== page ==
The First Crusade received its name and shape late. To its contemporaries, the event was a journey and the men who took part in it pilgrims. Only later were those participants dubbed Crusaders—"those signed with the Cross." In fact, many developments with regard to the First Crusade, like the bestowing of the cross and the elaboration of Crusaders' privileges, did not occur until the late twelfth century, almost one hundred years after the event itself. In a greatly expanded second edition, Edward Peters brings together the primary texts that document eleventh-century reform ecclesiology, the appearance of new social groups and their attitudes, the institutional and literary evidence dealing with Holy War and pilgrimage, and, most important, the firsthand experiences by men who participated in the events of 1095-1099. Peters supplements his previous work by including a considerable number of texts not available at the time of the original publication. The new material, which constitutes nearly one-third of the book, consists chiefly of materials from non-Christian sources, especially translations of documents written in Hebrew and Arabic. In addition, Peters has extensively revised and expanded the Introduction to address the most important issues of recent scholarship.

The Oxford Handbook of Witchcraft in Early Modern Europe and Colonial America

Author: Brian P. Levack
Publisher: OUP Oxford
ISBN: 9780191648847
Release Date: 2013-03-28
Genre: History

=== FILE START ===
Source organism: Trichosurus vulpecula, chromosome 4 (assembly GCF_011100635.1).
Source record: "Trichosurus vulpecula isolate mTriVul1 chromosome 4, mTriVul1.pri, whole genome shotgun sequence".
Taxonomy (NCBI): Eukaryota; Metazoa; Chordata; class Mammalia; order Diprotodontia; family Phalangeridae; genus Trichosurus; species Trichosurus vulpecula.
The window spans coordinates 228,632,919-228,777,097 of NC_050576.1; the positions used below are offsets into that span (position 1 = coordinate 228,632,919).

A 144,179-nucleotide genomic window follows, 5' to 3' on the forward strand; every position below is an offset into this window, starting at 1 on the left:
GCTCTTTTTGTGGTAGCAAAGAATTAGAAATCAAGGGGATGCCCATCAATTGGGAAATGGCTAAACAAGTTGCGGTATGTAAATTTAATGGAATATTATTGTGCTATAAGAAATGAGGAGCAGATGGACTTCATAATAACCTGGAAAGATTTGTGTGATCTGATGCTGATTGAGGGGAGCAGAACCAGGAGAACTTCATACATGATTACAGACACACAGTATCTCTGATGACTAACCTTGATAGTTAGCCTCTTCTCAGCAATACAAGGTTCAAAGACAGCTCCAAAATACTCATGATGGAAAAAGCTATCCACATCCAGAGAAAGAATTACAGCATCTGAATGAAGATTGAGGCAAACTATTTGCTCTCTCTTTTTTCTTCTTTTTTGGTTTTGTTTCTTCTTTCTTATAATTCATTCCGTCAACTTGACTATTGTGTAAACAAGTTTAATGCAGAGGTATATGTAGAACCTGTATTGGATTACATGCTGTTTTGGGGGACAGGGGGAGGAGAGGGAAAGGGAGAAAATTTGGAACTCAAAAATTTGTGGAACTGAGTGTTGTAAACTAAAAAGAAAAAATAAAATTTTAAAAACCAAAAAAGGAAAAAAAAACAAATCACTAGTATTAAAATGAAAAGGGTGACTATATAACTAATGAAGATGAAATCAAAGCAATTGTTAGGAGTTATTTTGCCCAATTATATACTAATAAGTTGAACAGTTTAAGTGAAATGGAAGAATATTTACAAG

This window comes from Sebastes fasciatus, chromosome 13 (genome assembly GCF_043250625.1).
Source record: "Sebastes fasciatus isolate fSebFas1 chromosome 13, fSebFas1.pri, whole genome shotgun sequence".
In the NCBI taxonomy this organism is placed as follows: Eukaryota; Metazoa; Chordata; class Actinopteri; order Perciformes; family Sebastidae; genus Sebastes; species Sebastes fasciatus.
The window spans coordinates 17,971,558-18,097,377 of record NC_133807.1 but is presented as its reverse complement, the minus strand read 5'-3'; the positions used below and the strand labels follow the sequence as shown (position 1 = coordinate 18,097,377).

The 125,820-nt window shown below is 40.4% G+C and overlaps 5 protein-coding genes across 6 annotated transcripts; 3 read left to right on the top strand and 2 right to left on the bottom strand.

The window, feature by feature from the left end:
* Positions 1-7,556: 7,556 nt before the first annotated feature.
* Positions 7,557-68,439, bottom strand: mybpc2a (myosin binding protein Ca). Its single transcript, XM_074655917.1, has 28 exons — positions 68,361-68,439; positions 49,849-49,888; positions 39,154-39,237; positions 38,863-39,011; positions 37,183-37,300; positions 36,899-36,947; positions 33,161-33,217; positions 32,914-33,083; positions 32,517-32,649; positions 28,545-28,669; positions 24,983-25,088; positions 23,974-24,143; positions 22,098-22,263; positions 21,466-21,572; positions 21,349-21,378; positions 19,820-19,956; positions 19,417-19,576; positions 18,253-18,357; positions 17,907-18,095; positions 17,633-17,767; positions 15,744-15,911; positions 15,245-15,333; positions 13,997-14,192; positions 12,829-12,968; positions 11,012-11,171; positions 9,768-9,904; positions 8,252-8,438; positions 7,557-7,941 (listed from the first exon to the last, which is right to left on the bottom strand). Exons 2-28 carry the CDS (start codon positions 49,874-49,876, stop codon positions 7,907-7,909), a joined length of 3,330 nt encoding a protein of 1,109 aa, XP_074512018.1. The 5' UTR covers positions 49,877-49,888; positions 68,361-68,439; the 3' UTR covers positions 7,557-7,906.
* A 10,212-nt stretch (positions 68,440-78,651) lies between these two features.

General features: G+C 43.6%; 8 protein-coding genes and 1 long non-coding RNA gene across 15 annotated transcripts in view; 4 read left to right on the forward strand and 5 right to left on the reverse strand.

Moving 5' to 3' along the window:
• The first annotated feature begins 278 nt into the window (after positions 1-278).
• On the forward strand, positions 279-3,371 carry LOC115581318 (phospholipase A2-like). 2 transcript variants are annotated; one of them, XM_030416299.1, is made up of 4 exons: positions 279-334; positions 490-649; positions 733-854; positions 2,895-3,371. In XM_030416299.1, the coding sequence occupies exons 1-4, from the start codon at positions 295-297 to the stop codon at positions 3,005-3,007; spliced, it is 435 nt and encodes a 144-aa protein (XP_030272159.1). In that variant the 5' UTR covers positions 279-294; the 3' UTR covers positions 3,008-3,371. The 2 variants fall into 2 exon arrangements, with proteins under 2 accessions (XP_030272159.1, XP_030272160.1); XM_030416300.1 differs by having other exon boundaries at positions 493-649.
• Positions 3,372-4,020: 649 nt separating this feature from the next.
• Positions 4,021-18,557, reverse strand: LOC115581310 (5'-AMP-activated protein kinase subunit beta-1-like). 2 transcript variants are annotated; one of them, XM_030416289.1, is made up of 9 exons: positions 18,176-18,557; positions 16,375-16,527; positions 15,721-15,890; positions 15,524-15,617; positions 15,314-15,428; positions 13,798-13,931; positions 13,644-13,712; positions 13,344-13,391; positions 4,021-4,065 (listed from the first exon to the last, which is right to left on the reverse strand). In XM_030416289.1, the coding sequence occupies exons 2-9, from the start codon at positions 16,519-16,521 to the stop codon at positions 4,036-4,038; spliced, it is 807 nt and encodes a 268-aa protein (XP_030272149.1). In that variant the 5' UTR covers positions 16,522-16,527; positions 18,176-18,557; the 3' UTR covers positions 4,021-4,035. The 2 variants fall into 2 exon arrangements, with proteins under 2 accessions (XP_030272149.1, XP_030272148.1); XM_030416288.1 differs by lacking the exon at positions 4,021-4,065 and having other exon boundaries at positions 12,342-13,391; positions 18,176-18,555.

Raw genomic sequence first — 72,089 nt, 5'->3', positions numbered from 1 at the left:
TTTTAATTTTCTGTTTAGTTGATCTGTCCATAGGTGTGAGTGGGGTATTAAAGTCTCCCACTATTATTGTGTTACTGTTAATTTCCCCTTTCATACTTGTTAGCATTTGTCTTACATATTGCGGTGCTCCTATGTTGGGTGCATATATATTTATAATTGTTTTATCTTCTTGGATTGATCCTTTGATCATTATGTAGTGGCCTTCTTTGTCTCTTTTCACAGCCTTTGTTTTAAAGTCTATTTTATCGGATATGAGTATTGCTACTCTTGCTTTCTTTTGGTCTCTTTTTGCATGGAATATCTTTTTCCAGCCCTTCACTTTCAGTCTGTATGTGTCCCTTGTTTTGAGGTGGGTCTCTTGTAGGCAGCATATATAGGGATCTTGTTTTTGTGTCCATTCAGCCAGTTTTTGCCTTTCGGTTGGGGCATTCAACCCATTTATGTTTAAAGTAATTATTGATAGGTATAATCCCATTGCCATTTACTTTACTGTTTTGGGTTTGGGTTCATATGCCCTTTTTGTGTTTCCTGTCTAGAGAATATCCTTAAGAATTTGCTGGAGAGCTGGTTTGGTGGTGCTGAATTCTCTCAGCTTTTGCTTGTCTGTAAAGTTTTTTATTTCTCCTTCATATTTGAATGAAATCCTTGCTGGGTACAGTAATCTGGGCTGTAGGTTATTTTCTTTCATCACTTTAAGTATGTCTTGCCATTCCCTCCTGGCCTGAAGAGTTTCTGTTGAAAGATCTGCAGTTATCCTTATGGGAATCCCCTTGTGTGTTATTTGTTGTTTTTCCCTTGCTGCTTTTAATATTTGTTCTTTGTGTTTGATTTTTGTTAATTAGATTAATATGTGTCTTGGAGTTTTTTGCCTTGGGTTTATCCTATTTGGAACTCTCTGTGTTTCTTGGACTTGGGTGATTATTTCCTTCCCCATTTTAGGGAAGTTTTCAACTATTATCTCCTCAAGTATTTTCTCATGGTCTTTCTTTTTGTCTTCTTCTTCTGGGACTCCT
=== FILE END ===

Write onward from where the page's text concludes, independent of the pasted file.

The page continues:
The essays in this Handbook, written by leading scholars working in the rapidly developing field of witchcraft studies, explore the historical literature regarding witch beliefs and witch trials in Europe and colonial America between the early fifteenth and early eighteenth centuries. During these years witches were thought to be evil people who used magical power to inflict physical harm or misfortune on their neighbours. Witches were also believed to have made pacts with the devil and sometimes to have worshipped him at nocturnal assemblies known as sabbaths. These beliefs provided the basis for defining witchcraft as a secular and ecclesiastical crime and prosecuting tens of thousands of women and men for this offence. The trials resulted in as many as fifty thousand executions. These essays study the rise and fall of witchcraft prosecutions in the various kingdoms and territories of Europe and in English, Spanish, and Portuguese colonies in the Americas. They also relate these prosecutions to the Catholic and Protestant reformations, the introduction of new forms of criminal procedure, medical and scientific thought, the process of state-building, profound social and economic change, early modern patterns of gender relations, and the wave of demonic possessions that occurred in Europe at the same time. The essays survey the current state of knowledge in the field, explore the academic controversies that have arisen regarding witch beliefs and witch trials, propose new ways of studying the subject, and identify areas for future research.